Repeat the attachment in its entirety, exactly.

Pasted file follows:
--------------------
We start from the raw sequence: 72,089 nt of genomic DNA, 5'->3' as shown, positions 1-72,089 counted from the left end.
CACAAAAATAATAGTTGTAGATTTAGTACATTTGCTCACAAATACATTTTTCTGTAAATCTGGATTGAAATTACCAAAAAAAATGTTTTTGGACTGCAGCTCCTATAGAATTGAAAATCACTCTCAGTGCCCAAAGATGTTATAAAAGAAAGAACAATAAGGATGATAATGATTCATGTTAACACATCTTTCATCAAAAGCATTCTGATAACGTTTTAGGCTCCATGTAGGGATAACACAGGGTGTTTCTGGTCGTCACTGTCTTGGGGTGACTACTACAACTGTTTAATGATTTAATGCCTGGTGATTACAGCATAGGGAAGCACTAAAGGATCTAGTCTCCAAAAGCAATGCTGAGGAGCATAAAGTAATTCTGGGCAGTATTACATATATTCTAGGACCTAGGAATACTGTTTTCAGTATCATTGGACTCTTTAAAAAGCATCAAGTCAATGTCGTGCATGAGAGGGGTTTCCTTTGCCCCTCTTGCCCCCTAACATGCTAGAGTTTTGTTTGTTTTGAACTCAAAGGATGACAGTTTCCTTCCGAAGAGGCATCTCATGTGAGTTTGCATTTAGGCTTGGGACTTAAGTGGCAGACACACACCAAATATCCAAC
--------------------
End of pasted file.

We start from the raw sequence: 72,089 nt of genomic DNA, 5'->3' as shown, positions 1-72,089 counted from the left end.
CACAAAAATAATAGTTGTAGATTTAGTACATTTGCTCACAAATACATTTTTCTGTAAATCTGGATTGAAATTACCAAAAAAAATGTTTTTGGACTGCAGCTCCTATAGAATTGAAAATCACTCTCAGTGCCCAAAGATGTTATAAAAGAAAGAACAATAAGGATGATAATGATTCATGTTAACACATCTTTCATCAAAAGCATTCTGATAACGTTTTAGGCTCCATGTAGGGATAACACAGGGTGTTTCTGGTCGTCACTGTCTTGGGGTGACTACTACAACTGTTTAATGATTTAATGCCTGGTGATTACAGCATAGGGAAGCACTAAAGGATCTAGTCTCCAAAAGCAATGCTGAGGAGCATAAAGTAATTCTGGGCAGTATTACATATATTCTAGGACCTAGGAATACTGTTTTCAGTATCATTGGACTCTTTAAAAAGCATCAAGTCAATGTCGTGCATGAGAGGGGTTTCCTTTGCCCCTCTTGCCCCCTAACATGCTAGAGTTTTGTTTGTTTTGAACTCAAAGGATGACAGTTTCCTTCCGAAGAGGCATCTCATGTGAGTTTGCATTTAGGCTTGGGACTTAAGTGGCAGACACACACCAAATATCCAAC